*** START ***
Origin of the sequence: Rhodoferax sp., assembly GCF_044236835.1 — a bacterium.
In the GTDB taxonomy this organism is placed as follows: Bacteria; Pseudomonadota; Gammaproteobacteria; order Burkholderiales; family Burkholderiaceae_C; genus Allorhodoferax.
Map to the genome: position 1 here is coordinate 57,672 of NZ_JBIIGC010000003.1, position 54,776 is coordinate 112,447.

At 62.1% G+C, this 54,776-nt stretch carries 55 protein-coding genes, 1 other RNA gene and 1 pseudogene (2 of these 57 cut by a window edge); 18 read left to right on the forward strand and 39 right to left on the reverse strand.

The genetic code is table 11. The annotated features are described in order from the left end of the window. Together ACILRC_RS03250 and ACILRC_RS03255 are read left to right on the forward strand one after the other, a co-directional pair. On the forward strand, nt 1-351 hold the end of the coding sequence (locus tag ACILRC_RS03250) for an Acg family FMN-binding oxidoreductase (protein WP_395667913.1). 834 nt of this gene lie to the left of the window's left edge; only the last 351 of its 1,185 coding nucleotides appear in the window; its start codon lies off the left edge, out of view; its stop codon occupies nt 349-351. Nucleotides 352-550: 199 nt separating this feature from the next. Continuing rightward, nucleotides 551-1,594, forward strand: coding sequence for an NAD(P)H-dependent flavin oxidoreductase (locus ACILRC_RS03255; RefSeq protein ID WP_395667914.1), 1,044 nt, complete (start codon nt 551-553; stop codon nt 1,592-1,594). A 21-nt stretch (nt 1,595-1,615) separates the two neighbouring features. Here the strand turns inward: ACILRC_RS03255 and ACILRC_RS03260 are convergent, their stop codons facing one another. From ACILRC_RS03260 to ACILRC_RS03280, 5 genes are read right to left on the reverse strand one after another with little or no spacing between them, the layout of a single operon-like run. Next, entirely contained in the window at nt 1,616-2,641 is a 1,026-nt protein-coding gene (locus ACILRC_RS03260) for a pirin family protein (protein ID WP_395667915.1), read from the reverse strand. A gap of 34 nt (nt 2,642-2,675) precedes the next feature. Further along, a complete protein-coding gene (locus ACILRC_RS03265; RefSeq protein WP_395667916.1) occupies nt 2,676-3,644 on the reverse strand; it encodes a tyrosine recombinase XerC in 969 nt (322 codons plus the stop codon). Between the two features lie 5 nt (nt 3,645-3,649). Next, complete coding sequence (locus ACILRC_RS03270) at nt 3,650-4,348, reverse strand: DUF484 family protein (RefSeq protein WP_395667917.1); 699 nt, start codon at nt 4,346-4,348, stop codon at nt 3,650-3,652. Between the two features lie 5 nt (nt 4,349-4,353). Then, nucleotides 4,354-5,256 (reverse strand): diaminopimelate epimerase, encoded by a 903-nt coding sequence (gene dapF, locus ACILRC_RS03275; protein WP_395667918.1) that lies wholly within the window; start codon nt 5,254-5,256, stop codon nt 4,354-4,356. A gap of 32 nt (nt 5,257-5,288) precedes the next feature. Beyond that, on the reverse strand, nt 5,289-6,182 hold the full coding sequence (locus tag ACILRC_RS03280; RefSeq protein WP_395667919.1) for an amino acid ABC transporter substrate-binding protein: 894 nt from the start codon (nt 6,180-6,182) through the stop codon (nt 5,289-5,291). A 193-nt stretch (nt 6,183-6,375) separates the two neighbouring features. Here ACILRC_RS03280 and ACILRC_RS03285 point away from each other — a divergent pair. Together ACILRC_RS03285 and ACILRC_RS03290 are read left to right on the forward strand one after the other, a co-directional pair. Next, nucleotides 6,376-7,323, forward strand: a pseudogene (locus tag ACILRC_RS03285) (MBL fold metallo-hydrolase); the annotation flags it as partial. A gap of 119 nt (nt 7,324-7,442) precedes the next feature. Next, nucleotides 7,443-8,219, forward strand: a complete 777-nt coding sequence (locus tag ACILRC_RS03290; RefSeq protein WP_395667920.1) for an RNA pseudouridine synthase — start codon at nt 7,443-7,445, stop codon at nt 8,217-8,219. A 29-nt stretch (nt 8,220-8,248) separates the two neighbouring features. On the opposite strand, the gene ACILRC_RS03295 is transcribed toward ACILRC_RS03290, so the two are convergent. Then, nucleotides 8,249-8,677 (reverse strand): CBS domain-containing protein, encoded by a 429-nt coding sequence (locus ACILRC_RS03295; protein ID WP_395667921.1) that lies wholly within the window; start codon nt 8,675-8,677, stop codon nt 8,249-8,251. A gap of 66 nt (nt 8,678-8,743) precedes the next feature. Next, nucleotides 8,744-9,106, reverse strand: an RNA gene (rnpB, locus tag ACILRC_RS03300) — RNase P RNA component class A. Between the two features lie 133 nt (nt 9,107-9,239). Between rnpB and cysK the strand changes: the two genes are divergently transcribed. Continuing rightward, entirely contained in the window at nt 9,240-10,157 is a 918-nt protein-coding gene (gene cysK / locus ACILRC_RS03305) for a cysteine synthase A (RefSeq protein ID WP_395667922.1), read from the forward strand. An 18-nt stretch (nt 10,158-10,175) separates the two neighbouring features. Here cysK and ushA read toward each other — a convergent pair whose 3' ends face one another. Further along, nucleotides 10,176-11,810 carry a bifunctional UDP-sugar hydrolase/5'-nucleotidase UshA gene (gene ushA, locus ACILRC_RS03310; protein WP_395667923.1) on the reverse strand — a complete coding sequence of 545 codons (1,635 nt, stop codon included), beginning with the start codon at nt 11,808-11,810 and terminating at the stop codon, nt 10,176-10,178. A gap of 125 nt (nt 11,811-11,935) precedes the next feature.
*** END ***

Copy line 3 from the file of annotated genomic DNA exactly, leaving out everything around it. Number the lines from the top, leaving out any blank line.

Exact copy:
Map to the genome: position 1 here is coordinate 57,672 of NZ_JBIIGC010000003.1, position 54,776 is coordinate 112,447.